during raya last year, my aunties were going all, “you should sleep now before your baby’s born! after that, there’s no full-night of sleep for you until he goes to school!”. i believed in it, and the night hidayat came into this world, i knew what i had to expect from then onwards.
with him having eczema though, it’s prolly a tad bit e x t r a in comparison to having a normal baby.
despite having eczema, my baby’s pretty active. he’d jump from one person to another, try his best to reach out for everything within his grasp, and attempt to pull it into his mouth for a little taste (or gumless bite): practically marking his territory on every single item in the house (you name it, the tip of chairs, mirrors, the floor, pillows, everything). all in all, he’s been getting on pretty well, being a baby.
his development may not be as quick as i’d expected it to be. he started turning/rolling over, both sides, at 3 months. when the eczema kicked in though, everything became slow.
up until today, i still bundle him up with a swaddle (up to his knees) so that he wouldn’t end up bleeding in the morning from all the scratching in his sleep. i still have to monitor him during tummy time incase he gets frustrated, then, resulting in another scratching fit. he practically scratches his face whenever he gets frustrated, angry, hungry or sad.
it’s really tough, having to watch his development being slightly stunted due to all these restrictions. he can’t be left on the floor for tummy time more than two minutes, he still has to put his mittens on occasionally too, hence, the fact that he still looks at his hands and fingers in awe whenever we remove his mittens.
to all the mothers of babies without eczema, be grateful. however cranky, demanding or quiet your baby may be, just be grateful you’ve got a normal baby. to those who are in the same place as i am (and even those with tougher conditions), i suppose all we need is faith and a lot of perseverance. we can do this 🙂
as for hidayat’s current routine, i’m on a roll. being a desperate mom, i joined tonnes of facebook groups for mothers with eczema babies, read up a whole lot about eczema and its causes, the types, the remedies and thank goodness, i found a ‘remedy’.
it’s called: remdii. you can read up about it by clicking the link. formulated by local researches, specifically ideated by Dr Lai OiMing whose son had terrible eczema. initially, when i’d stumble upon it while conducting my research at 4am, i was a bit skeptical about trying it out- but when i glanced over to all the creams i had lined up on my table, fact was: none of them are actually working. the moogoo msm? funny story. my probably-still-pregnant-brain went an left it in the breastfeeding room at kpj damansara whilst changing and reapplying the creams on hidayat’s face. so i scrapped the moogoo routine.
i thought to myself: all, or nothing.
so i went ahead with it. bought it through one of their agents and decided to try it out. the moment the remdii arrived at our doorstep, i immediately tried it out.
patch tested it on his ankle and saw no negative reaction to it after 24 hours, so i proceeded with his routine. with remdii, my routine on hidayat’s face would be as so:
- if he scratches it (accidentally? purposely? whichever fits, so long as it’s wet or weeping), it would be necessary for me to dab a cloth over the weepy area, then, dab 0.9% saline solution using a gauze or cotton pad, allllllll over the weepy areas (only), as often as i could, until the weepy area becomes dry. the reason as to why 0.9% saline solution is crucial in terms of treating weepy eczema is because the saline solution assists his skin in providing a preferable and optimum environment, as to expedite the repairing that’s going on, hence, why it dries out all the oozing water.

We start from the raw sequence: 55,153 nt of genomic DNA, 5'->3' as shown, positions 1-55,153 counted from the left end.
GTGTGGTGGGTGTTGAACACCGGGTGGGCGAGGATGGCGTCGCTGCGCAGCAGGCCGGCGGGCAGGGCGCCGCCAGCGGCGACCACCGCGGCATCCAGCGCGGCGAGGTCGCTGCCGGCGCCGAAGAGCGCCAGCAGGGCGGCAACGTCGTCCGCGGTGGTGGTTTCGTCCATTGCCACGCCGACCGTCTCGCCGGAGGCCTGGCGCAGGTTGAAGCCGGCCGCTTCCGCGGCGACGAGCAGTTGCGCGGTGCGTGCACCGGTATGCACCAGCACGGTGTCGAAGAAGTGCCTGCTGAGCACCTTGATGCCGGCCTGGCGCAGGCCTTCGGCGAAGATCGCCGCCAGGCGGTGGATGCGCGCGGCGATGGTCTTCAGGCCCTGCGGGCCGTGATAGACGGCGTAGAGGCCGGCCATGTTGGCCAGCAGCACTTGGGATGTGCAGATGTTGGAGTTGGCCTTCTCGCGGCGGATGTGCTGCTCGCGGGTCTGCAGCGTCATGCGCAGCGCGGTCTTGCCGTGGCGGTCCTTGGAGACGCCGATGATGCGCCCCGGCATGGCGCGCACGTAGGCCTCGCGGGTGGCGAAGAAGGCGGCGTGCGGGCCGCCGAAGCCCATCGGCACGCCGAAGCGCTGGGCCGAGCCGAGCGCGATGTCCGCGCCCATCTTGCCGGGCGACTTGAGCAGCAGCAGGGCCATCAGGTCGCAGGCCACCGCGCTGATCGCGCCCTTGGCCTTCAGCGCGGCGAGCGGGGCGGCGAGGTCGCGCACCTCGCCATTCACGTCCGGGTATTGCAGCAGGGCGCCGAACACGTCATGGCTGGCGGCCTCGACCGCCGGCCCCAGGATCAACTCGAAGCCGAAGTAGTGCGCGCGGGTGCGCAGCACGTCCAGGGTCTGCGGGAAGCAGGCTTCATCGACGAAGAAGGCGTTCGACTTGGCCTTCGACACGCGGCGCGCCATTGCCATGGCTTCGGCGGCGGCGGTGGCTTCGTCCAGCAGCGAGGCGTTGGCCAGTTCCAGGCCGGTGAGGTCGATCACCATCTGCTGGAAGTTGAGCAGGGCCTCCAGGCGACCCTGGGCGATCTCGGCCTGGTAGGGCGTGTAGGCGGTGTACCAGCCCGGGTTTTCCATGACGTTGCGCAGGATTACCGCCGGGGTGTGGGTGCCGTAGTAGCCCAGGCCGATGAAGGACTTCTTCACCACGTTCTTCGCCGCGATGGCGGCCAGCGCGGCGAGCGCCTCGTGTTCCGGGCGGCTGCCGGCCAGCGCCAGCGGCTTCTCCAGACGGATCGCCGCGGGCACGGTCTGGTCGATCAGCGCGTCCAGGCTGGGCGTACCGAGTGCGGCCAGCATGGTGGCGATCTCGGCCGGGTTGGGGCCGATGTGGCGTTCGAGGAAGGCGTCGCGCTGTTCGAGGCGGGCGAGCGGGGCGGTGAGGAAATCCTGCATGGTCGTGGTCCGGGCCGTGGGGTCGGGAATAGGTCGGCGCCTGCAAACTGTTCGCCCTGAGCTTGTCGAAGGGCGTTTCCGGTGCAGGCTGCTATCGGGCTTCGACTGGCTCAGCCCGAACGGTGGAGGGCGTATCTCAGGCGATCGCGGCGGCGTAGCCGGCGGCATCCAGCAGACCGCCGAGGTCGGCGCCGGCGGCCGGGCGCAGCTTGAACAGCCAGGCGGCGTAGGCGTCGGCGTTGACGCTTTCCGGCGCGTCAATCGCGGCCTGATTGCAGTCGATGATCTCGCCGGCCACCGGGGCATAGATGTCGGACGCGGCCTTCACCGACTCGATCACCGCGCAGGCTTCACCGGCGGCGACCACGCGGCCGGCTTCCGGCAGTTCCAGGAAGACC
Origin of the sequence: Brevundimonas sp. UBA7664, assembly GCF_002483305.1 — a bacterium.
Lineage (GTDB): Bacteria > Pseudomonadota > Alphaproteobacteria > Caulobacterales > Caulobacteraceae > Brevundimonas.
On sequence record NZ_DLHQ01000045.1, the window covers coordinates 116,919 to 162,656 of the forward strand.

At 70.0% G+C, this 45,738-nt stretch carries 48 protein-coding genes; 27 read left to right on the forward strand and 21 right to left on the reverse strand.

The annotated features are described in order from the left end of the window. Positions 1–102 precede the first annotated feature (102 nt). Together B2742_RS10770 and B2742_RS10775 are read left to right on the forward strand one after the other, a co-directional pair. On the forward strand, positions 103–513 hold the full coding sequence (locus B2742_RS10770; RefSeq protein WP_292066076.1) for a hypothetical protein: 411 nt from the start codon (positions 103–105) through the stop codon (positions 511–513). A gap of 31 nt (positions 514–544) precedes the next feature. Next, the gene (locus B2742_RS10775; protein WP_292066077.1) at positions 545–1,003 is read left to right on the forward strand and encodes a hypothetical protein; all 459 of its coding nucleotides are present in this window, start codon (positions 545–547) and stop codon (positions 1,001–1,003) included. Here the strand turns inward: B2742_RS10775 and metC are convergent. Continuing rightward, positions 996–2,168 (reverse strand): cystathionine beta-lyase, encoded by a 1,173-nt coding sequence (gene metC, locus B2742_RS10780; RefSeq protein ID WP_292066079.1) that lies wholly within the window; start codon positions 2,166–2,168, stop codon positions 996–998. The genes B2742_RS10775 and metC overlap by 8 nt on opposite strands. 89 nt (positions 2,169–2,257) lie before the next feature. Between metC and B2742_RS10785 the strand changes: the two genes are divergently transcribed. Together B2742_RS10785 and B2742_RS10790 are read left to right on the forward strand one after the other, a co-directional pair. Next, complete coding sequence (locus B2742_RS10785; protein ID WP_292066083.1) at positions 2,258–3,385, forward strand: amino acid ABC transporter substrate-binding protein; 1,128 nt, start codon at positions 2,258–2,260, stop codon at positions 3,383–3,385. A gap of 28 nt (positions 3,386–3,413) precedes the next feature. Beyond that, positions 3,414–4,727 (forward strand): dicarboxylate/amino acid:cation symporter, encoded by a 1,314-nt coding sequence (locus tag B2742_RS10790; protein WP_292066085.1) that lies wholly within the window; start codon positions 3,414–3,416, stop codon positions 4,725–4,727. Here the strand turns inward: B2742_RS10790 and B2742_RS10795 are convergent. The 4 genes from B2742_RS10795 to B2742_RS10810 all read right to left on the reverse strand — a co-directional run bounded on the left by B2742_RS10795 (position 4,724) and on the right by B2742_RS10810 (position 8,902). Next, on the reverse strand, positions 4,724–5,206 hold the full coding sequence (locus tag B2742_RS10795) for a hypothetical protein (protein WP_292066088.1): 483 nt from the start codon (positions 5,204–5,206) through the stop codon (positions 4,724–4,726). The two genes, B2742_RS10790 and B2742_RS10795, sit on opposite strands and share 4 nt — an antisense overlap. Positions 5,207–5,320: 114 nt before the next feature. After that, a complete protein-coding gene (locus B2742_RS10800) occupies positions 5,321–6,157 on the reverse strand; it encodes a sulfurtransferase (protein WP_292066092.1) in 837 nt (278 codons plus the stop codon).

- once the weepy area becomes dry, start on the remdii routine:
– apply vaseline all over the dry areas
– apply remdii all over the applied areas
note: if it’s weepy even after remdii is applied, repeat the saline, vaseline & remdii cycle.
- the vaseline + remdii routine should be applied every 2 hours, and extended to 3 hours once he’s healed.
as to my surprise, hidayat’s skin miraculously improved within one month over! of course, it comes with other preventive measures such as my extra-discipline gluten-free, wheat-free, dairy-free, sugar-free, soy-free diet with tonnes of greens and omega3. i started taking more vitamins and supplements, took probiotic supplements to help with hidayat’s gut and tried my best to keep his bedsheets (or where i lay him for bed) clean by having it changed often (1-2 days).
i admit, it’s been excruciatingly tough for me, but i guess with all that’s happened, i could say that i gained a whole lot of experience in handling an eczema baby. he’s still not fully healed, and he still has red spots and patches all over his face when i don’t moisturize him in time, and when he scratches his face, but what’s most important is: i know how to have it controlled.
there’s no true shortcut to managing eczema (especially when a super active baby’s having eczema, not only on the knooks and crannies of his body, but his face), so i’ve managed to learn how to stay calm whenever an outbreak or a flare up occurs.
i don’t mind being physically challenged by eczema, but what’s been heartbreaking for me is the fact that i can’t even plant a kiss on my own son’s cheeks. all my life i’ve been imagining, planting a kiss on my baby’s cheeks every morning, afternoon, evening, night, and whenever necessary (this imagination pretty much faded away when i was going through the takmo kawen phase though ehe). other mothers can easily kiss their children’s soft, supple and normal cheeks, but here i am, wishing i can plant a kiss on my son’s red cheeks without him wanting to scratch it right after.
it’s alright. maybe one day, Godwilling, when he grows out of it. i know, now, to plant as many kisses as i can, every single time i get to.